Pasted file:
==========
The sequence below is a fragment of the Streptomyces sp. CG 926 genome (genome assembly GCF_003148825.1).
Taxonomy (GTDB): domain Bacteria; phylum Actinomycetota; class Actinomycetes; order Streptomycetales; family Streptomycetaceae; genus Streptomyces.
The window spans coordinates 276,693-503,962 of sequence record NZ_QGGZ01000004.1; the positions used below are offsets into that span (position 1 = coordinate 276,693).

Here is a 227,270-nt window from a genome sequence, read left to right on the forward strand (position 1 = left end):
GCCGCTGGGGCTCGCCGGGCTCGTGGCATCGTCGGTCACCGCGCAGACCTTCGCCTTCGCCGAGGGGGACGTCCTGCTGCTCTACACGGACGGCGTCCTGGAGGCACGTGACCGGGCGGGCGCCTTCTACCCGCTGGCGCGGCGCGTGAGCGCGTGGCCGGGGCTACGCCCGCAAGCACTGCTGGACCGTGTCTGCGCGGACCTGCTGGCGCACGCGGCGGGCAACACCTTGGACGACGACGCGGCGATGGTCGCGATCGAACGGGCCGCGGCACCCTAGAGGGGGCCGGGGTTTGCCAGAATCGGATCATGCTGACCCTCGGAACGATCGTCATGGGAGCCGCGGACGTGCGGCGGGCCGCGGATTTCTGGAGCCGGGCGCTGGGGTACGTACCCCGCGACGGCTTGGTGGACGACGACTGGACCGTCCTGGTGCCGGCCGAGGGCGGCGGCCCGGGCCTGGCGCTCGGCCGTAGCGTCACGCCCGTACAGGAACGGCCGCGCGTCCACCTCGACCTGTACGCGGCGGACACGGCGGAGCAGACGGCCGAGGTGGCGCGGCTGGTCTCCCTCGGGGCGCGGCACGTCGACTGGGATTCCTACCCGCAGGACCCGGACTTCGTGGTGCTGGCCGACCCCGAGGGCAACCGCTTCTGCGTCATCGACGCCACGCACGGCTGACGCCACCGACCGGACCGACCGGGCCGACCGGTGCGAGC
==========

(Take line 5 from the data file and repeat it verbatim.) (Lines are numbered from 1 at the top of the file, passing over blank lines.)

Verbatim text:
GCCGCTGGGGCTCGCCGGGCTCGTGGCATCGTCGGTCACCGCGCAGACCTTCGCCTTCGCCGAGGGGGACGTCCTGCTGCTCTACACGGACGGCGTCCTGGAGGCACGTGACCGGGCGGGCGCCTTCTACCCGCTGGCGCGGCGCGTGAGCGCGTGGCCGGGGCTACGCCCGCAAGCACTGCTGGACCGTGTCTGCGCGGACCTGCTGGCGCACGCGGCGGGCAACACCTTGGACGACGACGCGGCGATGGTCGCGATCGAACGGGCCGCGGCACCCTAGAGGGGGCCGGGGTTTGCCAGAATCGGATCATGCTGACCCTCGGAACGATCGTCATGGGAGCCGCGGACGTGCGGCGGGCCGCGGATTTCTGGAGCCGGGCGCTGGGGTACGTACCCCGCGACGGCTTGGTGGACGACGACTGGACCGTCCTGGTGCCGGCCGAGGGCGGCGGCCCGGGCCTGGCGCTCGGCCGTAGCGTCACGCCCGTACAGGAACGGCCGCGCGTCCACCTCGACCTGTACGCGGCGGACACGGCGGAGCAGACGGCCGAGGTGGCGCGGCTGGTCTCCCTCGGGGCGCGGCACGTCGACTGGGATTCCTACCCGCAGGACCCGGACTTCGTGGTGCTGGCCGACCCCGAGGGCAACCGCTTCTGCGTCATCGACGCCACGCACGGCTGACGCCACCGACCGGACCGACCGGGCCGACCGGTGCGAGC